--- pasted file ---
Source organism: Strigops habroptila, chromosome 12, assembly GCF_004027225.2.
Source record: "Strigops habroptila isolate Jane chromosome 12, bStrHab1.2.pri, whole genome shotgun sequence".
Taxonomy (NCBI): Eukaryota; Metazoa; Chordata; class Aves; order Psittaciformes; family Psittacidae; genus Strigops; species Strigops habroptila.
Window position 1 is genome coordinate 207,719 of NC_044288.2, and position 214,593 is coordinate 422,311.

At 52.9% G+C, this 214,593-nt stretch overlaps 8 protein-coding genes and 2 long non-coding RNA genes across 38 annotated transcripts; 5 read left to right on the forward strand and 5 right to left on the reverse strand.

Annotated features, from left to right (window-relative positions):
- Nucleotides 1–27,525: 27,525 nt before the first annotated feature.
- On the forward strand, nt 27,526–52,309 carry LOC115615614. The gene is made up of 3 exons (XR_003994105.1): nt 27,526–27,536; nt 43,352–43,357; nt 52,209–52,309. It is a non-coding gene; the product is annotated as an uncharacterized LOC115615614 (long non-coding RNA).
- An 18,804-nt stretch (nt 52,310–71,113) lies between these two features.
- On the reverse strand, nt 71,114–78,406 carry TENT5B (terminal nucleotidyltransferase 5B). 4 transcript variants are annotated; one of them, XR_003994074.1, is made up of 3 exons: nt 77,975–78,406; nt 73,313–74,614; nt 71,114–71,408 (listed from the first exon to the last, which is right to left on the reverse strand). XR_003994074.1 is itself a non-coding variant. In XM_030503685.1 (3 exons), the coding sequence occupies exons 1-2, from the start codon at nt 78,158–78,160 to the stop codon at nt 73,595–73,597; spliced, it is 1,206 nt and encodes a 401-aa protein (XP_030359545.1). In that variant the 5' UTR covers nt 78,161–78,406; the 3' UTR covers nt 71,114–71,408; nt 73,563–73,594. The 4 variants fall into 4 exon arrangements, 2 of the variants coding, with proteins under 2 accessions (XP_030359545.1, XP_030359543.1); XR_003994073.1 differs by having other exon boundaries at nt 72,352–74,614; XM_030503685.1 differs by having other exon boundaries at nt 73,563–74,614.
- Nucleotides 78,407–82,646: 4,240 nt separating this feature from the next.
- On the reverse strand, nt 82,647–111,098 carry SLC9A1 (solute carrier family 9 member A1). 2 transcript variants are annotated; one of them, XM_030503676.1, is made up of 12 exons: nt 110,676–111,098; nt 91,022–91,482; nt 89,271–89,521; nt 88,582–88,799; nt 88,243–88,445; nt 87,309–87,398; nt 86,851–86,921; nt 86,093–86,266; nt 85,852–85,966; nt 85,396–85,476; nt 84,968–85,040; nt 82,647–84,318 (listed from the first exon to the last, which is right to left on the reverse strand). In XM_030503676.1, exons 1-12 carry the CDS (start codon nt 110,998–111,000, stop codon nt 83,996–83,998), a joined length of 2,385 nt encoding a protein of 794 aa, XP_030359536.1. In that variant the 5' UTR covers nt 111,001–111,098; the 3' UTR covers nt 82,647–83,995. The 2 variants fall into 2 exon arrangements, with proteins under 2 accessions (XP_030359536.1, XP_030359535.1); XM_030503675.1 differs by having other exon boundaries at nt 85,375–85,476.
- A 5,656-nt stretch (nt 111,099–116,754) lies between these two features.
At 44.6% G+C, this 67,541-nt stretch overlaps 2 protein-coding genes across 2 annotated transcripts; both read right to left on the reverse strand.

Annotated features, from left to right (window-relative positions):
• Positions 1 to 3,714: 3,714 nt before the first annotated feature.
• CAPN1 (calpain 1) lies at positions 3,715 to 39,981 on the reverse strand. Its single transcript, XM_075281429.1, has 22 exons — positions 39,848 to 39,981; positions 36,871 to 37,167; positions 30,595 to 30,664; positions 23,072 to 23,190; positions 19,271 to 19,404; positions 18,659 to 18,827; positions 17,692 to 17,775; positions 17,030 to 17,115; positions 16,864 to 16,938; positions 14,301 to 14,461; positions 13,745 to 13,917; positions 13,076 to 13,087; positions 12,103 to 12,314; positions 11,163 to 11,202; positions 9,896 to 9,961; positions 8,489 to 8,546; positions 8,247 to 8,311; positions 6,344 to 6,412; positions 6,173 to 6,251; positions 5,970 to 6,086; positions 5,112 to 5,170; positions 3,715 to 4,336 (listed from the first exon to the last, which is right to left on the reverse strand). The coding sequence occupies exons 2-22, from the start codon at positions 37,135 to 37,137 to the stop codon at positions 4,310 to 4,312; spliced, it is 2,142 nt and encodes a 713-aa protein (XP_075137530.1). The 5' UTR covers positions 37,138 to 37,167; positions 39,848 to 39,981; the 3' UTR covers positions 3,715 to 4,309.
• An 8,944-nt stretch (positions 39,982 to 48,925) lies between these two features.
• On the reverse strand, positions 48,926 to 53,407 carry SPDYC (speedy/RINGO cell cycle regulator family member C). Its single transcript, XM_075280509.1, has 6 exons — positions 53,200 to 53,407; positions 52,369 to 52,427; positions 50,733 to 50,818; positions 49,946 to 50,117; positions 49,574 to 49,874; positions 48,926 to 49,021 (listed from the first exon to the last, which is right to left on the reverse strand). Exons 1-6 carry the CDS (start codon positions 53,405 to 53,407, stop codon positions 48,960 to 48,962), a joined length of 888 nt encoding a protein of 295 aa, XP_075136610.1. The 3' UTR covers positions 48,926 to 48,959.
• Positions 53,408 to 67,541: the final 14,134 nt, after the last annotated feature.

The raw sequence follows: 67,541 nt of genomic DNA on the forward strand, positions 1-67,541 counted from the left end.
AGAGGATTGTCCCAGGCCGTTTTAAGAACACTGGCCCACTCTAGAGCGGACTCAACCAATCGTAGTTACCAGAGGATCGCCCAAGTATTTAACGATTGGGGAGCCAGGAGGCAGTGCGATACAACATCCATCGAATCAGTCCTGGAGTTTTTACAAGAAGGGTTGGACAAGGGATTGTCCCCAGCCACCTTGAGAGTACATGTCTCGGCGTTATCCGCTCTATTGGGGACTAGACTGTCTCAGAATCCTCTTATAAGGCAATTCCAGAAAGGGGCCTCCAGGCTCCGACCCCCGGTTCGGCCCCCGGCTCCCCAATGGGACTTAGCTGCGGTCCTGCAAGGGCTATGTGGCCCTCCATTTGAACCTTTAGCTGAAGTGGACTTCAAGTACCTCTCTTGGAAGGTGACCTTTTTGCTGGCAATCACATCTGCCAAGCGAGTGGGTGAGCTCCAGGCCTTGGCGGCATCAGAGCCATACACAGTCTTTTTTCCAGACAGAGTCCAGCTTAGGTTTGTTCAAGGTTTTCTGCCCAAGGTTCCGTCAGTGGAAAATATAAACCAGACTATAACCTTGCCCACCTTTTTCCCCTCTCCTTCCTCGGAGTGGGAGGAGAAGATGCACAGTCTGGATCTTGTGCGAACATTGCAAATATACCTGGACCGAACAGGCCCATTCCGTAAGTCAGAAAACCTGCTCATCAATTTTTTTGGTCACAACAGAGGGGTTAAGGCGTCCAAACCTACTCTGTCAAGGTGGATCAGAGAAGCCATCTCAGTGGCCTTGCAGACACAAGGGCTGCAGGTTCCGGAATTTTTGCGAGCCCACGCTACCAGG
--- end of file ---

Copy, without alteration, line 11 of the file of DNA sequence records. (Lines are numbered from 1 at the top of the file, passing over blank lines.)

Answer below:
- Nucleotides 78,407–82,646: 4,240 nt separating this feature from the next.